Santo Domingo, the city of explorers. In this article we propose to uncover this wonderful and historically rich capital of the Caribbean’s. In many respects here, Europeans but namely the Spanish brought technology, their building skills and also set forward their base of operations for the Americas.
This is the place where Christopher Columbus and his family have ruled and have set out on their voyages and expeditions. Here is the place where the first cathedral, first street and first university in the Americas were built.
- How to get there and where to stay?
- Top things to do in Santo Domingo
- Food highlights & Drinks
Santo Domingo or Saint Dominic in English is the capital of the Dominican Republic. It was founded in 1498 by one of Christopher Columbus’ brothers, Bartholomew Columbus.
The city is called home by almost 3 million people. Since its inception it has been a major hub in the Caribbean area both militarily and economically. The city’s harbour at the mouth of the Ozama River accommodates the largest ships, and the port handles both heavy passenger and freight traffic.
From here the Spanish would send over to Spain various merchandise such as cocoa, sugar, vanilla and many other New World resources. Actually, a practice still done today. One thing you will note is that there are very few domestic chocolatiers – most chocolate brands are Spanish. Ironic, right?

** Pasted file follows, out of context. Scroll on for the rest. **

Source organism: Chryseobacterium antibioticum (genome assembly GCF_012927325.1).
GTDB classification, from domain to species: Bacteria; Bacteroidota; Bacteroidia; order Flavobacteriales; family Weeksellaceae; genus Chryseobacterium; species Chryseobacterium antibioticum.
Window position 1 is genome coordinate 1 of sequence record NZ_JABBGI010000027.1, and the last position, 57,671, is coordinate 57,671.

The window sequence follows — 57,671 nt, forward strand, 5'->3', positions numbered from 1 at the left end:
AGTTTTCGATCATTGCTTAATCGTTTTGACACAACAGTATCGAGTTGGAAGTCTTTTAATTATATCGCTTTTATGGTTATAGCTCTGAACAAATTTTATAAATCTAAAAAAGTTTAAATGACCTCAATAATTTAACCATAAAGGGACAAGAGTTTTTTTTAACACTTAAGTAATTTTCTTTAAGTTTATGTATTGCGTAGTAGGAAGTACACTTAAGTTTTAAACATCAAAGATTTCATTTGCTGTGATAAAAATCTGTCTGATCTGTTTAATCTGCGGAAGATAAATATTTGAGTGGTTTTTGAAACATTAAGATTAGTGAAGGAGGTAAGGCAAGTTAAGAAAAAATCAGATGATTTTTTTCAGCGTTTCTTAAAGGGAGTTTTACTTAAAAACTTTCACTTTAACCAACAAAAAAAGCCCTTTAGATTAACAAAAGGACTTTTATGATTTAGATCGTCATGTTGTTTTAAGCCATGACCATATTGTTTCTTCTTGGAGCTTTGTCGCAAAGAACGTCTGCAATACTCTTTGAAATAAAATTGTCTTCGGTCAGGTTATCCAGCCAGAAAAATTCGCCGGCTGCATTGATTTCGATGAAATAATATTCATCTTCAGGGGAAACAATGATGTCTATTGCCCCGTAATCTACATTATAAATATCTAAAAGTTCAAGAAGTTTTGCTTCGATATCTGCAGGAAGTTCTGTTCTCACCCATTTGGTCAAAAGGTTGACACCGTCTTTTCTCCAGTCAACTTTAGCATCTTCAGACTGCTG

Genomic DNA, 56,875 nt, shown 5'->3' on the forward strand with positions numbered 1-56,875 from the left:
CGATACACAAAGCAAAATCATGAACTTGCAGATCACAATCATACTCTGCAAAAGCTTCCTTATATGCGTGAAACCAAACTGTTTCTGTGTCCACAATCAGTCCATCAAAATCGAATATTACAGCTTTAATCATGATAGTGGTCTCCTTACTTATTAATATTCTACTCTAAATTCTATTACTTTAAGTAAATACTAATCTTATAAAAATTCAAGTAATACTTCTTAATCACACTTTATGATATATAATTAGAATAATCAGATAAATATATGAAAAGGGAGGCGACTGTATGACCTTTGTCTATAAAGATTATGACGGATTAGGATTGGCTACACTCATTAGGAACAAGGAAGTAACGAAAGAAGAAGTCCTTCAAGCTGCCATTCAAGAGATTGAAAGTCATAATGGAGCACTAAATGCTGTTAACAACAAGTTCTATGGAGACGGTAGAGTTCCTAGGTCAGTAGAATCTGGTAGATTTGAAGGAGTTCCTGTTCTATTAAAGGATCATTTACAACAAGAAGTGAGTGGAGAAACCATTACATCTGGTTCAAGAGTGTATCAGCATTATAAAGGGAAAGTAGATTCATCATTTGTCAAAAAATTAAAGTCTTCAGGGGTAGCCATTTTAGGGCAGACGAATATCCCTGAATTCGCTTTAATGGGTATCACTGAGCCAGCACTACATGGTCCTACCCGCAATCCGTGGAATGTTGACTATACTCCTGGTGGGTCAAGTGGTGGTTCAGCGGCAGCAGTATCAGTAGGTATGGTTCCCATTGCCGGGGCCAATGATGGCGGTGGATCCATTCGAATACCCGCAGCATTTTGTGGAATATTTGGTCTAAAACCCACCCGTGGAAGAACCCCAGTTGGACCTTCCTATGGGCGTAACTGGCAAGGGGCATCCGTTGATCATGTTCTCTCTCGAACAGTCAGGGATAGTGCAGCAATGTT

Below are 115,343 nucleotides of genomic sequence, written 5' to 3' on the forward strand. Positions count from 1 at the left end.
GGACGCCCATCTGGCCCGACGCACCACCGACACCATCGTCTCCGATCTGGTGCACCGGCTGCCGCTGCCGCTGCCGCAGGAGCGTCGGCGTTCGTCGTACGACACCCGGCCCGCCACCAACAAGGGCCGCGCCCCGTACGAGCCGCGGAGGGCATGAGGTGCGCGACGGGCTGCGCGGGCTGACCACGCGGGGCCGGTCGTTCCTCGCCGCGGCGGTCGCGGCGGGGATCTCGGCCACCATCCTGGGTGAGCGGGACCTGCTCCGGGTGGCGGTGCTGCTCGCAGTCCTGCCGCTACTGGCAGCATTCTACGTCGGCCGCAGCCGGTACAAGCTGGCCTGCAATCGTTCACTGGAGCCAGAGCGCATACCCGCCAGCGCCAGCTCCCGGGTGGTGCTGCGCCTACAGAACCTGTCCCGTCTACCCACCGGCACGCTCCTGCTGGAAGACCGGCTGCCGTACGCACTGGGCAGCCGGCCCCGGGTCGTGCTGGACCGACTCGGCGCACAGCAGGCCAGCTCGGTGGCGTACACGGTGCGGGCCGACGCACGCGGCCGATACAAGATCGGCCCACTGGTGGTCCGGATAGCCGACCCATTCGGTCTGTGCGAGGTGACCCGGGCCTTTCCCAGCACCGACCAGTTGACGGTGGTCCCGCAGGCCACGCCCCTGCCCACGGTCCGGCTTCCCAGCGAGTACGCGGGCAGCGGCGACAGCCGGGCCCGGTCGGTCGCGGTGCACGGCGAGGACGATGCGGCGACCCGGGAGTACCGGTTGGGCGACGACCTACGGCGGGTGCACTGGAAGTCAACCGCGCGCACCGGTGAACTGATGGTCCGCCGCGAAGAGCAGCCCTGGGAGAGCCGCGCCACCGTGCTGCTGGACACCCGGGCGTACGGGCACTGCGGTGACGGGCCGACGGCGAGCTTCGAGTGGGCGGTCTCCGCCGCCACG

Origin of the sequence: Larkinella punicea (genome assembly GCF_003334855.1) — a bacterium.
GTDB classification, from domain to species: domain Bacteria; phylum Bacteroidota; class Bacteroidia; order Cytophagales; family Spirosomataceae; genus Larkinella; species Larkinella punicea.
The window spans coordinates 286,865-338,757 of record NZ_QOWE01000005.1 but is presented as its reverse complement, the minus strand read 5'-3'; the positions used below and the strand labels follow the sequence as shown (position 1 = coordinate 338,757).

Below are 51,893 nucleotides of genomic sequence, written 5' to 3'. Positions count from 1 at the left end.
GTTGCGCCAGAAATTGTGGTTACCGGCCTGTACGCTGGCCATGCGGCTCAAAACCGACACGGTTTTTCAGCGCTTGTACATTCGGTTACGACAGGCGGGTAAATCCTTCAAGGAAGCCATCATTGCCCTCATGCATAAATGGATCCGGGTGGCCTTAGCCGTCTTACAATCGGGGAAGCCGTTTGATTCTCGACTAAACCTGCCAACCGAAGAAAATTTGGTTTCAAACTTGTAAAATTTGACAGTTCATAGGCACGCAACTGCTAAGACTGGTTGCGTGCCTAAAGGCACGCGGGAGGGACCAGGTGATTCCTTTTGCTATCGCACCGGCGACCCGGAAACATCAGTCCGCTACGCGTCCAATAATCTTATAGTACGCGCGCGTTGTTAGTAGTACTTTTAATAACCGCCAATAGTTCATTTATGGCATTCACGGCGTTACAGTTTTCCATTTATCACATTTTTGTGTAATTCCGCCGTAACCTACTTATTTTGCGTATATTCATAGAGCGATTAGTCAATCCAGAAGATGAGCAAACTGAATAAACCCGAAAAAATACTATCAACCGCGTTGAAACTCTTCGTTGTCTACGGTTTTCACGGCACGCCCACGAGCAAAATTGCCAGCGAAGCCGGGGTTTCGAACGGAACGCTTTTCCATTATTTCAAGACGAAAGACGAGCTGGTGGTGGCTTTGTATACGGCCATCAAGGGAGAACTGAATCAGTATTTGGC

If you are looking to exchange some currency then you can pay at shops and restaurants using the Dominican Peso. American Dollars are also widely accepted.
Temperatures are high throughout the year, with cooler breezes during winter time which makes it a year round destination.
How to get there and where to stay?
In regards to getting to Santo Domingo you can do so either by plane directly to Las Américas International Airport which isn’t far from the city. We did an organised trip by coach from Punta Cana. If you are planning to do the same, check this Full Day Santo Domingo City Tour.
Also, do remember, if you flew in the country, make sure to save some money for the way out. You have to pay to leave this country – not that anyone would like to!
We booked a package holiday with TUI, but if you prefer to organise your own trip, check our tips on how to plan a holiday. Read more about advantages and disadvantages of package holidays vs. independent travel here.